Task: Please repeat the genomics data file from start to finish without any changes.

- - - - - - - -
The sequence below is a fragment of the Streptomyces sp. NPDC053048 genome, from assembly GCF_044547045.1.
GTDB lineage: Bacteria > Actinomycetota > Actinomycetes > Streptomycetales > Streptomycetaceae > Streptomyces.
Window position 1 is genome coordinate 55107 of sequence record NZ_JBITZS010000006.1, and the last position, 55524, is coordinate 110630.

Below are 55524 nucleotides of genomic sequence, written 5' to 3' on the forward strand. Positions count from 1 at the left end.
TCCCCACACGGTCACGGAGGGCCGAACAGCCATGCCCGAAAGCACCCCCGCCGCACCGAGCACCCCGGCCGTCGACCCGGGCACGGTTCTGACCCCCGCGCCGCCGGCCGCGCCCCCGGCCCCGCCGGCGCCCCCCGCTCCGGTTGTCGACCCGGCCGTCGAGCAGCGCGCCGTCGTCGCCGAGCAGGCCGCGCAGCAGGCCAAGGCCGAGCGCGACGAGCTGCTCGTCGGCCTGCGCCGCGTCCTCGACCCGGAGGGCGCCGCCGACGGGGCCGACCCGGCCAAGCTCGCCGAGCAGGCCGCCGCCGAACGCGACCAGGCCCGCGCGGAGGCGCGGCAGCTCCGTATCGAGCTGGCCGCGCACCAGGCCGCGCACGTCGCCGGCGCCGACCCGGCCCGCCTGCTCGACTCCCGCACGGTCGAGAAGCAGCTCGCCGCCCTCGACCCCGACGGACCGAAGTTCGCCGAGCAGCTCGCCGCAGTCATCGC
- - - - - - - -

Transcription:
The sequence below is a fragment of the Streptomyces sp. NPDC053048 genome, from assembly GCF_044547045.1.
GTDB lineage: Bacteria > Actinomycetota > Actinomycetes > Streptomycetales > Streptomycetaceae > Streptomyces.
Window position 1 is genome coordinate 55107 of sequence record NZ_JBITZS010000006.1, and the last position, 55524, is coordinate 110630.

Below are 55524 nucleotides of genomic sequence, written 5' to 3' on the forward strand. Positions count from 1 at the left end.
TCCCCACACGGTCACGGAGGGCCGAACAGCCATGCCCGAAAGCACCCCCGCCGCACCGAGCACCCCGGCCGTCGACCCGGGCACGGTTCTGACCCCCGCGCCGCCGGCCGCGCCCCCGGCCCCGCCGGCGCCCCCCGCTCCGGTTGTCGACCCGGCCGTCGAGCAGCGCGCCGTCGTCGCCGAGCAGGCCGCGCAGCAGGCCAAGGCCGAGCGCGACGAGCTGCTCGTCGGCCTGCGCCGCGTCCTCGACCCGGAGGGCGCCGCCGACGGGGCCGACCCGGCCAAGCTCGCCGAGCAGGCCGCCGCCGAACGCGACCAGGCCCGCGCGGAGGCGCGGCAGCTCCGTATCGAGCTGGCCGCGCACCAGGCCGCGCACGTCGCCGGCGCCGACCCGGCCCGCCTGCTCGACTCCCGCACGGTCGAGAAGCAGCTCGCCGCCCTCGACCCCGACGGACCGAAGTTCGCCGAGCAGCTCGCCGCAGTCATCGC